On a stop in New Hampshire today, Donald Trump will reportedly unveil the “Stop Opioid Abuse” plan, which, though it includes a number of valuable ideas, promises to be consumed by coverage of one that will do little to mitigate the opioid problem. “Death penalty for drug dealers is a discussion,” Trump has contended, “we have to start thinking about. I don’t know if this country’s ready for it.” Let’s hope it’s not.
In a number of countries, drug trafficking is a capital offense. None of these countries is the type of place we should want to emulate. Trump claims to have gotten the idea from Communist Chinese “President” Xi Jinping. So it’s worth pointing out that the Chinese War on Drugs has failed to dent illicit drug abuse, even though it’s being prosecuted by an authoritarian government deploying paramilitary forces with virtually no limits on its resources or power. Here, in a liberal nation, the Drug War proved that focusing primarily on enforcement leads first to frustration, then to mission creep, and finally to police abuse. As long as people want drugs, a market for them will exist.
Who exactly would be executed, anyway? There seems to be a populist notion that if we shoot a few cowardly drug dealers, none will follow their career path. According to the White House, the Department of Justice “will seek the death penalty against drug traffickers, where appropriate under current law.” More specifically, “certain cases where opioid, including Fentanyl-related, drug dealing and trafficking are directly responsible for death.” Instead of getting into a debate over the efficacy of the death penalty, it’s worth mentioning that the administration is talking about a few big-money narcotic traffickers.
Setting aside the legality of such a sentence, will these people be deterred by the prospect of execution, any more than they were by the prospects of a lifetime in prison? It seems unlikely. In the United States, the average death-row prisoner spends more than a decade waiting for his execution. More importantly, though distracting, the idea that there will be enough of these cases to make any difference in the recent troubling surge in opioid abuse — drugs that are widely available, often with a prescription — is even more improbable.
“I don’t think we should play games,’’ Trump recently claimed during a rally in Pennsylvania. “These people are killing our kids and they’re killing our families, and we have to do something.’’ This kind of tough talk probably sounds heartening to communities that have suffered most from the abuse of opioids. It’s understandable. But there’s an uncomfortable ethical component to the idea of executing drug dealers: The victims in these crimes were willing participants in the exchange that led to their deaths.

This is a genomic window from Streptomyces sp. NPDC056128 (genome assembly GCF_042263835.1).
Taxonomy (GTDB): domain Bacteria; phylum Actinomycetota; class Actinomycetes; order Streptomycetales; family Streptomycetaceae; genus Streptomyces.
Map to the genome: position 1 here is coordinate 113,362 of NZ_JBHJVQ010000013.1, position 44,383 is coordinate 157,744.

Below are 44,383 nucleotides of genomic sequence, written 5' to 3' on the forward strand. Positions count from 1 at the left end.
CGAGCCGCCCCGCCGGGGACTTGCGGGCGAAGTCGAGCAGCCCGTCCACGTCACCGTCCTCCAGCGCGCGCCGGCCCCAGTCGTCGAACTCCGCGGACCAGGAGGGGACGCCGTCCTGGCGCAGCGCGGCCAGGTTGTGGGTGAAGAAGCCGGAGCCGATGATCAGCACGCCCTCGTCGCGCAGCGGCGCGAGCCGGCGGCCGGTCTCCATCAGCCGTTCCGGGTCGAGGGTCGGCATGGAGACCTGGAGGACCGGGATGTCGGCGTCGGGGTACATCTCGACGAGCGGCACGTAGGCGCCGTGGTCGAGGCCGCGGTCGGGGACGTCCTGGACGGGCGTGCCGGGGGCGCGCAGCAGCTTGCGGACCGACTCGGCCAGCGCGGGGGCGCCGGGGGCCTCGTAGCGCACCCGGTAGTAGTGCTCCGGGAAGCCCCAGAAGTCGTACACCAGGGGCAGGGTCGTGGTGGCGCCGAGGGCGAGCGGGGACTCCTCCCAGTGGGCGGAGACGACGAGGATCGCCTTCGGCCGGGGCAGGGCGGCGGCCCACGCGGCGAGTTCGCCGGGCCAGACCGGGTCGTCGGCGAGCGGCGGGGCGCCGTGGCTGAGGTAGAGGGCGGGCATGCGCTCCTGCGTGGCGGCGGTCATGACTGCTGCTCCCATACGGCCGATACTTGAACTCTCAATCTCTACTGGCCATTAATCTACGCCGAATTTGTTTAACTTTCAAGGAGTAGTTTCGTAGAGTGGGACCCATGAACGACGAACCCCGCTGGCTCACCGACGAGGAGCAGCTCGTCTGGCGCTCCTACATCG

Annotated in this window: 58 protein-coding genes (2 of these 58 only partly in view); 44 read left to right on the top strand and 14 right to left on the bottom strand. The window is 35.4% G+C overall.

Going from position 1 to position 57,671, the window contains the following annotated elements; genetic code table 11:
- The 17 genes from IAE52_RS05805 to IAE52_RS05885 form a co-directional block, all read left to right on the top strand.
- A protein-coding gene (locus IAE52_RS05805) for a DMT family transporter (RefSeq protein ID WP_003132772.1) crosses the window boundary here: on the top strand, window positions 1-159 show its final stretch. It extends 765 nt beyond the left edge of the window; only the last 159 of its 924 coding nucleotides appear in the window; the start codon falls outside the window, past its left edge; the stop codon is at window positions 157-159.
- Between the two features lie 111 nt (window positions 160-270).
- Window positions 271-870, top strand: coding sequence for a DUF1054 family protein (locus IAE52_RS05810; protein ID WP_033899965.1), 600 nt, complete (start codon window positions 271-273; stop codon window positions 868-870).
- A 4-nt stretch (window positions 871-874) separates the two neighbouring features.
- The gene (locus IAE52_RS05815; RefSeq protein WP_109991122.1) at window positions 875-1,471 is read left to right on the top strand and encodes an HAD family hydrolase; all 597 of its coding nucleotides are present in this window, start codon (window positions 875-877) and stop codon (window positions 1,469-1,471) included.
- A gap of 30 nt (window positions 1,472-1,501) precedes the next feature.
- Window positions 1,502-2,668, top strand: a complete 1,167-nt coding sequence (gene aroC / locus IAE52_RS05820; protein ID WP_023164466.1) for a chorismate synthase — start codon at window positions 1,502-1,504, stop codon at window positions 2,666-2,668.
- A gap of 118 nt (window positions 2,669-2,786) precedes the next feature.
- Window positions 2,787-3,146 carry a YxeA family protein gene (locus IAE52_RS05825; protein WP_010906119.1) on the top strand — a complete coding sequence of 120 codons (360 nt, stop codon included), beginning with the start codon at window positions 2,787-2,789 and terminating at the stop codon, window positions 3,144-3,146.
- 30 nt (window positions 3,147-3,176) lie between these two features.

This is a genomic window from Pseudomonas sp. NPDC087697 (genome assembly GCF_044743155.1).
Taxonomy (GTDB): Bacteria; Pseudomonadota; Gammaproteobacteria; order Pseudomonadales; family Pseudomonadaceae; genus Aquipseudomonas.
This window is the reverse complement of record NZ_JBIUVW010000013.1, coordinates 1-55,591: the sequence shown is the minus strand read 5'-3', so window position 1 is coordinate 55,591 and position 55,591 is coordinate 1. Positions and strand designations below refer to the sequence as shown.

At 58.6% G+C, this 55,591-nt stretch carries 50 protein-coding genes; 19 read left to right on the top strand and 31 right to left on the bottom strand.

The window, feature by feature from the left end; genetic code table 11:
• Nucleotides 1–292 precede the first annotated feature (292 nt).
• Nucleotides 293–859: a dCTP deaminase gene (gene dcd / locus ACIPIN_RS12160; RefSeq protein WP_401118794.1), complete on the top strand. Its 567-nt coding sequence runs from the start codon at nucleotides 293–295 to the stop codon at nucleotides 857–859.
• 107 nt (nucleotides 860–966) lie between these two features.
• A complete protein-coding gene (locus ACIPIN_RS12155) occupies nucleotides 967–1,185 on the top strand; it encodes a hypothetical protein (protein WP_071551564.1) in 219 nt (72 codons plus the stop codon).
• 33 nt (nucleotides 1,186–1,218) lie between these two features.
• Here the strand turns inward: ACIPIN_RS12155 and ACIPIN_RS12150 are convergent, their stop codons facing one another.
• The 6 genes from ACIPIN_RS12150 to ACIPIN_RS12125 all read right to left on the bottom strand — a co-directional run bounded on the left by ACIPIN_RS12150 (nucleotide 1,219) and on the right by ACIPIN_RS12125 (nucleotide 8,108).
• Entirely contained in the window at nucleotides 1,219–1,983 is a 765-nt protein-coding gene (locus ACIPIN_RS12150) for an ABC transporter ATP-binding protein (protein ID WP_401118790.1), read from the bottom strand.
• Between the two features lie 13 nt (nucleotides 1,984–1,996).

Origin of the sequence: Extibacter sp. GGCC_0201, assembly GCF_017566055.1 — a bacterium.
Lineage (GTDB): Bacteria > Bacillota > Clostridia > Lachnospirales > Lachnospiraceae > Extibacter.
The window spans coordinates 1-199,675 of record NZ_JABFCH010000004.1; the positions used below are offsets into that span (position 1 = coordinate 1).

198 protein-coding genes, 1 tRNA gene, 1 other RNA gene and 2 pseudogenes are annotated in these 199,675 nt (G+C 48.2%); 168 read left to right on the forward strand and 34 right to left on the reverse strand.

No, we should not underestimate the power of addiction, and it’s inarguable that some dealers and traffickers (and some doctors) are taking advantage of illness. Still, an addiction to opioids entails a series of decisions made by both parties. Whether we like it or not, millions of Americans take opioids as a legitimate way to alleviate pain and suffering. None of this is say that criminals should be absolved of their crimes, but it is to say that selling an adult something he seeks, even if it’s illegal, isn’t the equivalent of a violent criminal taking an innocent person’s life — a crime that itself doesn’t carry death penalty most of the time.
The Trump plan has many seemingly worthwhile pieces: Asking states to opt into a database that allows doctors to track patients who have been regularly shopping for opioid prescriptions. Screening inmates for opioid use when they enter federal prison so they can seek treatment. Expanding the availability of naloxone, a drug that reverses opioid overdoses (though a recent controversial study claims the life-saving properties of the drug help propel addiction though moral hazard). Urging Congress to pass legislation that curbs Medicaid from continuing to help propel the problem.
Trump will also reportedly ask Congress to pass legislation reducing possession amounts enough to trigger mandatory minimum sentences for traffickers. The administration says that while pursuing harsher penalties for big players in opioid trafficking, they would like to see sentencing reform for those “other people languishing in prison for these low-level drug crimes.”
While lots of these ideas focus on the addicts, most of the coverage is almost certainly going to focus on the idea of “executing drug dealers,” which is bluster masquerading as a solution. It’s a reflection of desperation, not rational thinking. In the end, figuring out why so many Americans are turning to opioids for their pain and addiction is a lot more important than attempting to obliterate those who provide it.